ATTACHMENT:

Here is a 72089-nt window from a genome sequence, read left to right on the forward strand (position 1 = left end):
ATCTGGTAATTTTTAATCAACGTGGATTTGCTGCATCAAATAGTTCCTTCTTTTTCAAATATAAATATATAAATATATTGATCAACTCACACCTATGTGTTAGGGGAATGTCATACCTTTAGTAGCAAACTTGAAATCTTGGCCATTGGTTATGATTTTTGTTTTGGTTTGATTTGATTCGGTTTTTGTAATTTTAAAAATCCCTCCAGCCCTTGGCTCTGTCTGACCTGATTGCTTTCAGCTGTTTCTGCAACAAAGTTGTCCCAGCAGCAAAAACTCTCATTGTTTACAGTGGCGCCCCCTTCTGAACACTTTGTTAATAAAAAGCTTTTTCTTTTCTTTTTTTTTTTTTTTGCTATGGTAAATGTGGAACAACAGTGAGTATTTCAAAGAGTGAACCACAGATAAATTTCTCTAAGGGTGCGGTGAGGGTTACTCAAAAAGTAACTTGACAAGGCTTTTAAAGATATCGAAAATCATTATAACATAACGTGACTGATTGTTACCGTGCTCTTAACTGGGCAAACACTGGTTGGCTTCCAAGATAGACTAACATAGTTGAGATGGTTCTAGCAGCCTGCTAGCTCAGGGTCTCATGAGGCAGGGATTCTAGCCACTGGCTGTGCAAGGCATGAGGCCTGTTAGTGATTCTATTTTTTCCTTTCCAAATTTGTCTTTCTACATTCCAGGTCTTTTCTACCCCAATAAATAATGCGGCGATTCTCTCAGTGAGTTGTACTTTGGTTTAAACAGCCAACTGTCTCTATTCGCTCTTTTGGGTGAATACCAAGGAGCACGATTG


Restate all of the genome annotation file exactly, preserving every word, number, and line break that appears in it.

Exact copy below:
Here is a 72089-nt window from a genome sequence, read left to right on the forward strand (position 1 = left end):
ATCTGGTAATTTTTAATCAACGTGGATTTGCTGCATCAAATAGTTCCTTCTTTTTCAAATATAAATATATAAATATATTGATCAACTCACACCTATGTGTTAGGGGAATGTCATACCTTTAGTAGCAAACTTGAAATCTTGGCCATTGGTTATGATTTTTGTTTTGGTTTGATTTGATTCGGTTTTTGTAATTTTAAAAATCCCTCCAGCCCTTGGCTCTGTCTGACCTGATTGCTTTCAGCTGTTTCTGCAACAAAGTTGTCCCAGCAGCAAAAACTCTCATTGTTTACAGTGGCGCCCCCTTCTGAACACTTTGTTAATAAAAAGCTTTTTCTTTTCTTTTTTTTTTTTTTTGCTATGGTAAATGTGGAACAACAGTGAGTATTTCAAAGAGTGAACCACAGATAAATTTCTCTAAGGGTGCGGTGAGGGTTACTCAAAAAGTAACTTGACAAGGCTTTTAAAGATATCGAAAATCATTATAACATAACGTGACTGATTGTTACCGTGCTCTTAACTGGGCAAACACTGGTTGGCTTCCAAGATAGACTAACATAGTTGAGATGGTTCTAGCAGCCTGCTAGCTCAGGGTCTCATGAGGCAGGGATTCTAGCCACTGGCTGTGCAAGGCATGAGGCCTGTTAGTGATTCTATTTTTTCCTTTCCAAATTTGTCTTTCTACATTCCAGGTCTTTTCTACCCCAATAAATAATGCGGCGATTCTCTCAGTGAGTTGTACTTTGGTTTAAACAGCCAACTGTCTCTATTCGCTCTTTTGGGTGAATACCAAGGAGCACGATTG